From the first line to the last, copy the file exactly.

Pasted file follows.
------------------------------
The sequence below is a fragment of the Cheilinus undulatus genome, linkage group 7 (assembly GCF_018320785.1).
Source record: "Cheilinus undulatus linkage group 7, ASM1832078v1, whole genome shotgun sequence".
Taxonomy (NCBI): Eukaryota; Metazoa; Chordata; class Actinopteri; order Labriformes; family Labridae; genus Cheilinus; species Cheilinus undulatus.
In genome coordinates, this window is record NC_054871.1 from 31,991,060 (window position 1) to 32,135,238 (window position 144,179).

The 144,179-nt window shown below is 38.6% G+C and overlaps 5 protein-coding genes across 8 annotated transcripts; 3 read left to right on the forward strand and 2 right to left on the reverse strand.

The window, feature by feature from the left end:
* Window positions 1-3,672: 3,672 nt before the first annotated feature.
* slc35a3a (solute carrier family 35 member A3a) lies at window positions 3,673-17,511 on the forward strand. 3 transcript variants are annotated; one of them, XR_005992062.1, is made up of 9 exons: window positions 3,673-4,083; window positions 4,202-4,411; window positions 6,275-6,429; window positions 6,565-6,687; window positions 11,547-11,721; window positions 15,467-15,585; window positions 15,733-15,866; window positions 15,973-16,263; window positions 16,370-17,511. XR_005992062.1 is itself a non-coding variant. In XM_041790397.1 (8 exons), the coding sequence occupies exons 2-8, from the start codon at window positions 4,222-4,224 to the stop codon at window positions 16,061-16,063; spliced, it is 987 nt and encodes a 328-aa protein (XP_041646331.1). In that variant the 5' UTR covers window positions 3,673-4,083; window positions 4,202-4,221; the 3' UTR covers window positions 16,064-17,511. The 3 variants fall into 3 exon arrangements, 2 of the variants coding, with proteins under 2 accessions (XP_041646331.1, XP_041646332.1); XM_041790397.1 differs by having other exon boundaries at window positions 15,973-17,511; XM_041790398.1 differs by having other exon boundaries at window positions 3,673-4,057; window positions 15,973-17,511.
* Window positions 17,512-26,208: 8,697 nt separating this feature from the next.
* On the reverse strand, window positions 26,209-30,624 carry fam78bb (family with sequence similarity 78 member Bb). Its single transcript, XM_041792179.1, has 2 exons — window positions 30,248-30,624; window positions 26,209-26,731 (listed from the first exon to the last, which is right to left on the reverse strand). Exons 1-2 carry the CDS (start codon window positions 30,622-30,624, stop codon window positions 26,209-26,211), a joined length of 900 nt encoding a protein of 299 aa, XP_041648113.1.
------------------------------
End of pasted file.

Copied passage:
The sequence below is a fragment of the Cheilinus undulatus genome, linkage group 7 (assembly GCF_018320785.1).
Source record: "Cheilinus undulatus linkage group 7, ASM1832078v1, whole genome shotgun sequence".
Taxonomy (NCBI): Eukaryota; Metazoa; Chordata; class Actinopteri; order Labriformes; family Labridae; genus Cheilinus; species Cheilinus undulatus.
In genome coordinates, this window is record NC_054871.1 from 31,991,060 (window position 1) to 32,135,238 (window position 144,179).

The 144,179-nt window shown below is 38.6% G+C and overlaps 5 protein-coding genes across 8 annotated transcripts; 3 read left to right on the forward strand and 2 right to left on the reverse strand.

The window, feature by feature from the left end:
* Window positions 1-3,672: 3,672 nt before the first annotated feature.
* slc35a3a (solute carrier family 35 member A3a) lies at window positions 3,673-17,511 on the forward strand. 3 transcript variants are annotated; one of them, XR_005992062.1, is made up of 9 exons: window positions 3,673-4,083; window positions 4,202-4,411; window positions 6,275-6,429; window positions 6,565-6,687; window positions 11,547-11,721; window positions 15,467-15,585; window positions 15,733-15,866; window positions 15,973-16,263; window positions 16,370-17,511. XR_005992062.1 is itself a non-coding variant. In XM_041790397.1 (8 exons), the coding sequence occupies exons 2-8, from the start codon at window positions 4,222-4,224 to the stop codon at window positions 16,061-16,063; spliced, it is 987 nt and encodes a 328-aa protein (XP_041646331.1). In that variant the 5' UTR covers window positions 3,673-4,083; window positions 4,202-4,221; the 3' UTR covers window positions 16,064-17,511. The 3 variants fall into 3 exon arrangements, 2 of the variants coding, with proteins under 2 accessions (XP_041646331.1, XP_041646332.1); XM_041790397.1 differs by having other exon boundaries at window positions 15,973-17,511; XM_041790398.1 differs by having other exon boundaries at window positions 3,673-4,057; window positions 15,973-17,511.
* Window positions 17,512-26,208: 8,697 nt separating this feature from the next.
* On the reverse strand, window positions 26,209-30,624 carry fam78bb (family with sequence similarity 78 member Bb). Its single transcript, XM_041792179.1, has 2 exons — window positions 30,248-30,624; window positions 26,209-26,731 (listed from the first exon to the last, which is right to left on the reverse strand). Exons 1-2 carry the CDS (start codon window positions 30,622-30,624, stop codon window positions 26,209-26,211), a joined length of 900 nt encoding a protein of 299 aa, XP_041648113.1.